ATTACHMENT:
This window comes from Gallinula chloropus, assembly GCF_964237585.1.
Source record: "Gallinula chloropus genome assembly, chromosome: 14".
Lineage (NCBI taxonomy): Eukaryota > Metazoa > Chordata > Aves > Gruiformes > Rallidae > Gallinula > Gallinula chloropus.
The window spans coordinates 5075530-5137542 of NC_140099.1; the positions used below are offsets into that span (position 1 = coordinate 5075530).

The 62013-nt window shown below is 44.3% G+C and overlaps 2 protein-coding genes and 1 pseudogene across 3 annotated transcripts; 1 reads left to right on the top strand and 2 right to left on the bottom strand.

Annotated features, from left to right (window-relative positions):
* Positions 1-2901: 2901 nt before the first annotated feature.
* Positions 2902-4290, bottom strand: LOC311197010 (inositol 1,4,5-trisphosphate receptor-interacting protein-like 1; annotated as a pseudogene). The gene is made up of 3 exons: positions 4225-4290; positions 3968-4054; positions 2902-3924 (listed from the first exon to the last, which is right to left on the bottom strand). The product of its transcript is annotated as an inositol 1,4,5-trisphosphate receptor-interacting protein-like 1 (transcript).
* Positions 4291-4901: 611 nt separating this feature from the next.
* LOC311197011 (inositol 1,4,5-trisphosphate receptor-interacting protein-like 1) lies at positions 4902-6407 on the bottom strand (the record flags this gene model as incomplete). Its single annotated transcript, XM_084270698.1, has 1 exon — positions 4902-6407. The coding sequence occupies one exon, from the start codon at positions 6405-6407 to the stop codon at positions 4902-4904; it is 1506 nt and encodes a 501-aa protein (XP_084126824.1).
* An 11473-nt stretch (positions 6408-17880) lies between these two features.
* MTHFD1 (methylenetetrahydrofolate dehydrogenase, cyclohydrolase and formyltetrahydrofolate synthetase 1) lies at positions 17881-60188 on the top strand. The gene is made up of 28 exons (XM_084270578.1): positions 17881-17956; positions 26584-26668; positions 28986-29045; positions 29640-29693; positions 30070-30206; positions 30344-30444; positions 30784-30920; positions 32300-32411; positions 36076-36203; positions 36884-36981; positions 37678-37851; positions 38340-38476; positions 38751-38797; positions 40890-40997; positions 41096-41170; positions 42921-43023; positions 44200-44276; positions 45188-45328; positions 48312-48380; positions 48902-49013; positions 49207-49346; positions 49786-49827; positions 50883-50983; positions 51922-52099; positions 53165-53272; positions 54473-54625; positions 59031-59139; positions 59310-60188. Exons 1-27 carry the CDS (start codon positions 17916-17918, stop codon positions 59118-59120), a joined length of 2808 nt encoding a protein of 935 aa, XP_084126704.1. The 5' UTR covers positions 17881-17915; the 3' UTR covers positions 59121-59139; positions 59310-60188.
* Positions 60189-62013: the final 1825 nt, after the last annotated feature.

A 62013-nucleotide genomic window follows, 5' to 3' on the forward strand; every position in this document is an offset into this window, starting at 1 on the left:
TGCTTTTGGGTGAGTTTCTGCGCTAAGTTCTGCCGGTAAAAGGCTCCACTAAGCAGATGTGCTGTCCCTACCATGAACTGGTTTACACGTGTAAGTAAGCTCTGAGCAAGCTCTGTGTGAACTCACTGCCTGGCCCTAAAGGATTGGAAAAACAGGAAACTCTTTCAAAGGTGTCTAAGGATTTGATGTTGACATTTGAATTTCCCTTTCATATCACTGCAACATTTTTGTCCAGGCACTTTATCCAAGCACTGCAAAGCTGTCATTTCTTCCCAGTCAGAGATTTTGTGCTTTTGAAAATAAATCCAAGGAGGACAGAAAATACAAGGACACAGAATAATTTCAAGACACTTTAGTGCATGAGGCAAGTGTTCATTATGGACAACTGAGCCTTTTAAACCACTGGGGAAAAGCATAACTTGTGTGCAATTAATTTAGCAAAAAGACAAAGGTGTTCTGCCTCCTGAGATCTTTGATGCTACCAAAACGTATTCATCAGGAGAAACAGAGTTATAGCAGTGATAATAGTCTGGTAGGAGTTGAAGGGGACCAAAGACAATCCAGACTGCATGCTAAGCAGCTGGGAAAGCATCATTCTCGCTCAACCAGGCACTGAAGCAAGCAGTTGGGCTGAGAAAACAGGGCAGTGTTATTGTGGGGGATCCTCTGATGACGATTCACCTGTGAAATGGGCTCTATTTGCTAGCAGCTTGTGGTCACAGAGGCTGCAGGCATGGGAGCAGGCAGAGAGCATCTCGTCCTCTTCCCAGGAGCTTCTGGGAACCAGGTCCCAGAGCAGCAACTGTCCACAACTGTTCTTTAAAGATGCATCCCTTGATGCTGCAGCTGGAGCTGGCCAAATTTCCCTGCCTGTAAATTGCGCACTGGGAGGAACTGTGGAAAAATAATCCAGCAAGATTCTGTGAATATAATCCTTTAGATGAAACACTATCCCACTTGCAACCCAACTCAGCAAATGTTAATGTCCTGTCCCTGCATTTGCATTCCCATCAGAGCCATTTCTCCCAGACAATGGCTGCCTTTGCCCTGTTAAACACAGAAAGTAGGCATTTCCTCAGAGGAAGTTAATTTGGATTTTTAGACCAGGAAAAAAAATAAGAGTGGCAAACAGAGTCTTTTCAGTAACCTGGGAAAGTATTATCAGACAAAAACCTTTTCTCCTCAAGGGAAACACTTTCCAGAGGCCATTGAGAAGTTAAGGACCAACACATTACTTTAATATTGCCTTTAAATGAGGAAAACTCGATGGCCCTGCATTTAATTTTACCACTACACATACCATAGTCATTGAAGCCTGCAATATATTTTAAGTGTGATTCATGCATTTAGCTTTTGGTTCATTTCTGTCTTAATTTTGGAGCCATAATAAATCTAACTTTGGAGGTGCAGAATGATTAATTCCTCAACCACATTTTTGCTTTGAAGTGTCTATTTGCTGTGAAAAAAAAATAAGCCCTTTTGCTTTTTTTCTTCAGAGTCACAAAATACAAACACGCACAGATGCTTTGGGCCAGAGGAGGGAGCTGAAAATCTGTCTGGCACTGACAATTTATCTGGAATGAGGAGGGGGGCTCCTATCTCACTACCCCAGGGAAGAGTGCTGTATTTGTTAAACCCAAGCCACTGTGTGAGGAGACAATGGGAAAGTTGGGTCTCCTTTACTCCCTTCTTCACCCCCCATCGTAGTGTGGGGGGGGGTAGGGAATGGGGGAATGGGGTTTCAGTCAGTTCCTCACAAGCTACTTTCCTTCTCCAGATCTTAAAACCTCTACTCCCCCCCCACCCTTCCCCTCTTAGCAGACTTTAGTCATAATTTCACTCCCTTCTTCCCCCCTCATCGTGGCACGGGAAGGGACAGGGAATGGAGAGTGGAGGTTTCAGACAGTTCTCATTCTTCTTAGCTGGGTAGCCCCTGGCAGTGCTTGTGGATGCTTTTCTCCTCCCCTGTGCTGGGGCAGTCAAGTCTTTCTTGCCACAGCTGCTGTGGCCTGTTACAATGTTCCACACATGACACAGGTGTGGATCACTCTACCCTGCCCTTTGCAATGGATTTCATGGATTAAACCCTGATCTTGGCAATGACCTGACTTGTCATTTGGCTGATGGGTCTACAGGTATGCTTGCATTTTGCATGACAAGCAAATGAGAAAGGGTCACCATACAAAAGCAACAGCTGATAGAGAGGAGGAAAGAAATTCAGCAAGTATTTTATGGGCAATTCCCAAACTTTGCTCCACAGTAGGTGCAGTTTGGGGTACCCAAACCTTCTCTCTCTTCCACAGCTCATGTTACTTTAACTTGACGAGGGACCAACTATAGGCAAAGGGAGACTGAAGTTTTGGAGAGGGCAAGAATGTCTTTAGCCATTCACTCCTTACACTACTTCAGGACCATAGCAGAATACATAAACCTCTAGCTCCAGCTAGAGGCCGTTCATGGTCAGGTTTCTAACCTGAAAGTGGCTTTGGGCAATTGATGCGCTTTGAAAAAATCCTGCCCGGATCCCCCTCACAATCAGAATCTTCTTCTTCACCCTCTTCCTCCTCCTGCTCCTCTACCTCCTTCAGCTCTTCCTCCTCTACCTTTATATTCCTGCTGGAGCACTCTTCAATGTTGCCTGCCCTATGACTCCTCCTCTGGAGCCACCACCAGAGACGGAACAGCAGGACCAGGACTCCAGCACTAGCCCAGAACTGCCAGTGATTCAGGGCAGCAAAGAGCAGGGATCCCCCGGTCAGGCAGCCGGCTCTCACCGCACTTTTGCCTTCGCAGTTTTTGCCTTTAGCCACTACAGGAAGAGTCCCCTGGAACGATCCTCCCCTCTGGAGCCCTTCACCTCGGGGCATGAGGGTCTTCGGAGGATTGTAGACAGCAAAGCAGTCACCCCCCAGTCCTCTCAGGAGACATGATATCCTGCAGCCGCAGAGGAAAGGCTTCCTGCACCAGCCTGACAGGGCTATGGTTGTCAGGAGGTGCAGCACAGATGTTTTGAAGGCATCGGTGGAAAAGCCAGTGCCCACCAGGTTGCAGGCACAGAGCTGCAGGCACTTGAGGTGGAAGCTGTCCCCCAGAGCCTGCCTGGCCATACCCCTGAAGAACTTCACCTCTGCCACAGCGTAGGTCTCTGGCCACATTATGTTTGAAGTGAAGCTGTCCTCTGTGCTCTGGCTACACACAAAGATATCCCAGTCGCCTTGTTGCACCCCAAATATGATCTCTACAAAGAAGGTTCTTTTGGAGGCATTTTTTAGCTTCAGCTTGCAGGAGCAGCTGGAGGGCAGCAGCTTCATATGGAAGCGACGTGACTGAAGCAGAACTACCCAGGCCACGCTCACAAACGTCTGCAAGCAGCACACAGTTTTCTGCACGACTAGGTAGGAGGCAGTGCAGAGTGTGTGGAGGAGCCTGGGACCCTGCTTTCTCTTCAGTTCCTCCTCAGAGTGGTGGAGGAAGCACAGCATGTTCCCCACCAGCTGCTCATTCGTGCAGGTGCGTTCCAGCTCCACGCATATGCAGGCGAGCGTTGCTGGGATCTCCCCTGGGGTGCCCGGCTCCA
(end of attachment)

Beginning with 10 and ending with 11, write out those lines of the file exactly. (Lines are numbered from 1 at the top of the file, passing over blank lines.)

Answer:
* LOC311197011 (inositol 1,4,5-trisphosphate receptor-interacting protein-like 1) lies at positions 4902-6407 on the bottom strand (the record flags this gene model as incomplete). Its single annotated transcript, XM_084270698.1, has 1 exon — positions 4902-6407. The coding sequence occupies one exon, from the start codon at positions 6405-6407 to the stop codon at positions 4902-4904; it is 1506 nt and encodes a 501-aa protein (XP_084126824.1).
* An 11473-nt stretch (positions 6408-17880) lies between these two features.